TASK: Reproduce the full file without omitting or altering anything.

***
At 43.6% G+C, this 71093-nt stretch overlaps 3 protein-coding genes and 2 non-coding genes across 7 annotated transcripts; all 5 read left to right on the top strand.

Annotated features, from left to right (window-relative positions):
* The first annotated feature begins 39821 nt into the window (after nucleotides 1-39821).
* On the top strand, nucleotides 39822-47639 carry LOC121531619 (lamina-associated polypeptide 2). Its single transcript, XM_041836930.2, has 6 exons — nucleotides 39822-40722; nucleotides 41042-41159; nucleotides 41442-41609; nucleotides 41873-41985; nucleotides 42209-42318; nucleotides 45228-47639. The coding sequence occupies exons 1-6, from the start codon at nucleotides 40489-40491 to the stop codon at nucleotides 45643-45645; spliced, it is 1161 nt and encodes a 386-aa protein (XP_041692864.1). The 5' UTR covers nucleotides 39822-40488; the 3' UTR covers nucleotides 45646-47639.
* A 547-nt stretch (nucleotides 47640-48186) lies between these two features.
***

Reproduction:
At 43.6% G+C, this 71093-nt stretch overlaps 3 protein-coding genes and 2 non-coding genes across 7 annotated transcripts; all 5 read left to right on the top strand.

Annotated features, from left to right (window-relative positions):
* The first annotated feature begins 39821 nt into the window (after nucleotides 1-39821).
* On the top strand, nucleotides 39822-47639 carry LOC121531619 (lamina-associated polypeptide 2). Its single transcript, XM_041836930.2, has 6 exons — nucleotides 39822-40722; nucleotides 41042-41159; nucleotides 41442-41609; nucleotides 41873-41985; nucleotides 42209-42318; nucleotides 45228-47639. The coding sequence occupies exons 1-6, from the start codon at nucleotides 40489-40491 to the stop codon at nucleotides 45643-45645; spliced, it is 1161 nt and encodes a 386-aa protein (XP_041692864.1). The 5' UTR covers nucleotides 39822-40488; the 3' UTR covers nucleotides 45646-47639.
* A 547-nt stretch (nucleotides 47640-48186) lies between these two features.